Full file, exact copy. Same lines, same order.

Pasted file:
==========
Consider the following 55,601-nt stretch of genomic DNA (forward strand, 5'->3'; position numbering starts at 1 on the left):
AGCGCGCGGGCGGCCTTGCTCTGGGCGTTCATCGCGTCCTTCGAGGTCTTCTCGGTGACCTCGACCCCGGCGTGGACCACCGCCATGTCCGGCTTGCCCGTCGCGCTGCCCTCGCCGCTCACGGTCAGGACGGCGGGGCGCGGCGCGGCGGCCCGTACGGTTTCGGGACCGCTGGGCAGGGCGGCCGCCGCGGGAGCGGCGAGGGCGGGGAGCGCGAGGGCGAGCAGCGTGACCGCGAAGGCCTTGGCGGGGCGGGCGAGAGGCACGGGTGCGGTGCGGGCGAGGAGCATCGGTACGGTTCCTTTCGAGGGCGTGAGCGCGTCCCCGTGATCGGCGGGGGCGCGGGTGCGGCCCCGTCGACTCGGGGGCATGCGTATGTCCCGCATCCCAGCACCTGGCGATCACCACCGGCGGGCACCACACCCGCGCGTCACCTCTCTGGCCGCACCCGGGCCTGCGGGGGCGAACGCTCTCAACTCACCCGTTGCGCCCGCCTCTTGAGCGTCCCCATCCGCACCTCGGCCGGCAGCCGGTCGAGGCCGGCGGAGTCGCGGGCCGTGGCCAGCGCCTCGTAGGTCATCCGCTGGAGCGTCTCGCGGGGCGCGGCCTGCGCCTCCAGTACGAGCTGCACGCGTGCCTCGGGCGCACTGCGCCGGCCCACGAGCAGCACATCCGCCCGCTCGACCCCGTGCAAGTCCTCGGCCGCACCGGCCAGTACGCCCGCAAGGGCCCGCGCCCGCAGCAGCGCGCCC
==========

Consider the following 55,601-nt stretch of genomic DNA (forward strand, 5'->3'; position numbering starts at 1 on the left):
AGCGCGCGGGCGGCCTTGCTCTGGGCGTTCATCGCGTCCTTCGAGGTCTTCTCGGTGACCTCGACCCCGGCGTGGACCACCGCCATGTCCGGCTTGCCCGTCGCGCTGCCCTCGCCGCTCACGGTCAGGACGGCGGGGCGCGGCGCGGCGGCCCGTACGGTTTCGGGACCGCTGGGCAGGGCGGCCGCCGCGGGAGCGGCGAGGGCGGGGAGCGCGAGGGCGAGCAGCGTGACCGCGAAGGCCTTGGCGGGGCGGGCGAGAGGCACGGGTGCGGTGCGGGCGAGGAGCATCGGTACGGTTCCTTTCGAGGGCGTGAGCGCGTCCCCGTGATCGGCGGGGGCGCGGGTGCGGCCCCGTCGACTCGGGGGCATGCGTATGTCCCGCATCCCAGCACCTGGCGATCACCACCGGCGGGCACCACACCCGCGCGTCACCTCTCTGGCCGCACCCGGGCCTGCGGGGGCGAACGCTCTCAACTCACCCGTTGCGCCCGCCTCTTGAGCGTCCCCATCCGCACCTCGGCCGGCAGCCGGTCGAGGCCGGCGGAGTCGCGGGCCGTGGCCAGCGCCTCGTAGGTCATCCGCTGGAGCGTCTCGCGGGGCGCGGCCTGCGCCTCCAGTACGAGCTGCACGCGTGCCTCGGGCGCACTGCGCCGGCCCACGAGCAGCACATCCGCCCGCTCGACCCCGTGCAAGTCCTCGGCCGCACCGGCCAGTACGCCCGCAAGGGCCCGCGCCCGCAGCAGCGCGCCC